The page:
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Editorial

‘Changing Our Minds and Attitudes’ as Christians, Not Legislation

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April 2015 National Constitution Review Conference held in the Central Liberian town of Gbarnga in Bong County may have produced 25 propositions – one of which continues to be a controversy.

Proposition 25, which focuses on ‘Christianizing Liberia’ through Legislation is currently the main debate in the Liberian society. Though crucial, very little is heard of other prepositions such as the reduction of tenure of the President from six to four years, Senators from nine to six years, members of the House of Representatives from six to four years, as well as women empowerment, among others.

Perhaps, the sensitive (and security) nature of this matter, especially the manner and form being adopted by some members of the Muslim Community in agitation, may have caused some ordinary Liberians, civil society and some Christians to join the debate on whether or not to legislate Christianity as a state religion in Liberia.

In all earnests, Liberians, mainly Christians, do not really need any form of legislation to overcome what they think has been and continue to undermine the country’s growth and development at all levels. Transforming the country into a ‘Christian state or nation’ through legislation would not easily ‘change our minds and attitudes’ toward each other and country.

What matters right now is ensuring expanded evangelism, tolerance, sincerity, and love for each other and our country as Christians, if and only if something is really wrong with our country’s progress, despite the presence of the vast resources; and unless we – Christians, exhibit the aforementioned attributes, we would continue to find it difficult.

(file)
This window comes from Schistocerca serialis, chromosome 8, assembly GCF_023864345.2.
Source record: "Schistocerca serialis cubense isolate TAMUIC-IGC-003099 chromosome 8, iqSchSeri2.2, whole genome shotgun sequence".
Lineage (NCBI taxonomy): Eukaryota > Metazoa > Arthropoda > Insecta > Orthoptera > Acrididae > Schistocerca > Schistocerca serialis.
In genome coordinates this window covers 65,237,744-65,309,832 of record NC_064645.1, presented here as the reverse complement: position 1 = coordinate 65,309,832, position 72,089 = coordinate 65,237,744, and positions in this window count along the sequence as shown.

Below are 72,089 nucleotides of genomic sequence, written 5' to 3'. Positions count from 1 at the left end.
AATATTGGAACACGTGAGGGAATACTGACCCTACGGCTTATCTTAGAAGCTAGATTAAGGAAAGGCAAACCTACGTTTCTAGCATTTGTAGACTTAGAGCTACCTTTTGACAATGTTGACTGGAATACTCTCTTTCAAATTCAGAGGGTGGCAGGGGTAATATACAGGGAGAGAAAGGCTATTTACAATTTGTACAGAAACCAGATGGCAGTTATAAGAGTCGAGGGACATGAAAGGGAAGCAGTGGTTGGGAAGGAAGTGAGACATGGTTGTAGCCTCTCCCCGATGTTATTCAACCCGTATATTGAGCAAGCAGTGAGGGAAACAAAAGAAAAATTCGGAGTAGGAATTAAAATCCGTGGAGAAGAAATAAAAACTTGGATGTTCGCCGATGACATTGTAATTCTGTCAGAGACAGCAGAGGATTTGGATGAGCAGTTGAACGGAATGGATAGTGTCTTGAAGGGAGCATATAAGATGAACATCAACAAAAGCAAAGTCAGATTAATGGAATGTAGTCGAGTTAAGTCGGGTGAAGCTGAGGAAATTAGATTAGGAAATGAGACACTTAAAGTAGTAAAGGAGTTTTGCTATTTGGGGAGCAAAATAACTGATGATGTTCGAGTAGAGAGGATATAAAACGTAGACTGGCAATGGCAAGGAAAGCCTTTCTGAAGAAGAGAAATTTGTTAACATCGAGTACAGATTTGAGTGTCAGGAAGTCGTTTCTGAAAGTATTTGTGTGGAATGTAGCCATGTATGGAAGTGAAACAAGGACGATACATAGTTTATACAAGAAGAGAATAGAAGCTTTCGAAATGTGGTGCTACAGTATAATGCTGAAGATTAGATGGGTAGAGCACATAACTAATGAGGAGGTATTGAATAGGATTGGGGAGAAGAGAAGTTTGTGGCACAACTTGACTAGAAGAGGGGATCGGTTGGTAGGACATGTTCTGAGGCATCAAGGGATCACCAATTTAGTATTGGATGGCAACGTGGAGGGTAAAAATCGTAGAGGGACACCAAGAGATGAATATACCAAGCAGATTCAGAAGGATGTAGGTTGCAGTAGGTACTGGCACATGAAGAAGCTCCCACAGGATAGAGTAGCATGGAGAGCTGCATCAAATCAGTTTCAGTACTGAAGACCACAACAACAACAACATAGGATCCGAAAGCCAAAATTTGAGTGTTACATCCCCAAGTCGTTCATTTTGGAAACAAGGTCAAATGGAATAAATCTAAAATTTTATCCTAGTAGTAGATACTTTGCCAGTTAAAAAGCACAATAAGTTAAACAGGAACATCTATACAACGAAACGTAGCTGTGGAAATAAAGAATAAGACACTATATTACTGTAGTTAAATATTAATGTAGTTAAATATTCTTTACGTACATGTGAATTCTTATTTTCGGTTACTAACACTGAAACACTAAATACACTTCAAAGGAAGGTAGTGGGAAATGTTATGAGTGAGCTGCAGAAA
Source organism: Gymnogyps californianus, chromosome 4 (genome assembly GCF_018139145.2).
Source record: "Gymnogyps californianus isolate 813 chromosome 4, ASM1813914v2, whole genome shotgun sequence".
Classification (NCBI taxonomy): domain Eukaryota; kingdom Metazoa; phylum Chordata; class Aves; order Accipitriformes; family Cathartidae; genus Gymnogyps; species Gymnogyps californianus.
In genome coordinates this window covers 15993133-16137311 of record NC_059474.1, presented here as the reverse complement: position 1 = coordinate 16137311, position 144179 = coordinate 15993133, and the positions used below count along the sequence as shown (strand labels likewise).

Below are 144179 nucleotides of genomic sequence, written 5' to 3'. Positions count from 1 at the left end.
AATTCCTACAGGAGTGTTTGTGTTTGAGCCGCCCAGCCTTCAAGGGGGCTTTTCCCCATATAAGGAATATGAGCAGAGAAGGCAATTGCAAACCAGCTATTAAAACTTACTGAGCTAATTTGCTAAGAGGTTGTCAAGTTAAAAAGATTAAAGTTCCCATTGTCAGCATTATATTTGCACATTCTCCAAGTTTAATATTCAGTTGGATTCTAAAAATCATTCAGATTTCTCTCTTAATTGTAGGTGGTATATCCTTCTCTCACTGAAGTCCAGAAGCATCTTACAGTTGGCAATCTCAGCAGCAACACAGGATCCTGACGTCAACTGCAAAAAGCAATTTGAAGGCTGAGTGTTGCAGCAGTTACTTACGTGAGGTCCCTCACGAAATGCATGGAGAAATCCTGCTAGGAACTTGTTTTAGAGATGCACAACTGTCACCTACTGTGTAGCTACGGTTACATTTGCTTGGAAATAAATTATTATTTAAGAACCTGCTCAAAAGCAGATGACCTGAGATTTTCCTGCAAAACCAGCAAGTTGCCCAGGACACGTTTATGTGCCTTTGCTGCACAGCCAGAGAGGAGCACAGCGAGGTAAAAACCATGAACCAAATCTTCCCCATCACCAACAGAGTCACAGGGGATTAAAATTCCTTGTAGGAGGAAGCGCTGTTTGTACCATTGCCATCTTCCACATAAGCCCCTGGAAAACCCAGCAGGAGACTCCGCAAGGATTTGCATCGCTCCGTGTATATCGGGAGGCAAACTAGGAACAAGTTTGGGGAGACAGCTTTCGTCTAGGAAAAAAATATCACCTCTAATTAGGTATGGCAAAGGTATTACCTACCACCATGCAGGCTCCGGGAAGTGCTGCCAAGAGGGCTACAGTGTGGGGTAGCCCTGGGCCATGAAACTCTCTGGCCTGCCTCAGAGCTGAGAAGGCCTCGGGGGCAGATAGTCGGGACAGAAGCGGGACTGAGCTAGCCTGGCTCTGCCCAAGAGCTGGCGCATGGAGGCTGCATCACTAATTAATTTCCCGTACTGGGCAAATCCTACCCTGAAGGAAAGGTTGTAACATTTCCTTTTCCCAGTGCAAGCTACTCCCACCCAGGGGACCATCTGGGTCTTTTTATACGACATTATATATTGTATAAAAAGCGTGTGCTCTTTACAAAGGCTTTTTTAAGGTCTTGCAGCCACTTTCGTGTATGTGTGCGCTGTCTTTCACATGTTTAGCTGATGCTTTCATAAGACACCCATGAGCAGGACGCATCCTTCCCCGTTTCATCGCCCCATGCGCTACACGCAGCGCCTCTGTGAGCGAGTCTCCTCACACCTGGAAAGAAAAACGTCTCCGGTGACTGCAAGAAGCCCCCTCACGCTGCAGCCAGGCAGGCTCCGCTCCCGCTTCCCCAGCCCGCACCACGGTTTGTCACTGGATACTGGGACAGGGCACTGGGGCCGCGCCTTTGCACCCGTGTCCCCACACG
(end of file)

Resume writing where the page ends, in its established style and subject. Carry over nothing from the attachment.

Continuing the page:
We must not be carried away by the fact that because, Liberia is not a ‘Christian state or nation’, that’s why situations have been and continue to be unfavorable – it’s actually our ‘minds and attitudes’ that have got our country the way it is, and until we ‘change our minds and attitudes’, no matter how many laws are legislated in favor of Christianity, the country’s problems will still exist.

Let it be made emphatically clear that the foregoing does not, in no way, side with the ongoing threatening public agitations against the proposition to legislate Christianity as a state religion in Liberia under the auspices of the Imam Council and a few other Islamic groups.

The current approach being pursued by some of our Islamic brothers as a way of resisting the proposition may just be too far from the essence of the issue being raised. We are only emphasizing that transforming Liberia into a ‘Christian state or nation’ without changing our minds and attitudes toward each other and our country as Christians cannot and will not change for us what we think is wrong with our country development and progress.

It’s only change of minds and attitudes, with expanded evangelism, tolerance love and sincerity can do such ‘trick’. Let’s, therefore, abandon such quest to legislate Christianity as a state religion in Liberia, and do those things as mentioned, to help us through to progress.

 

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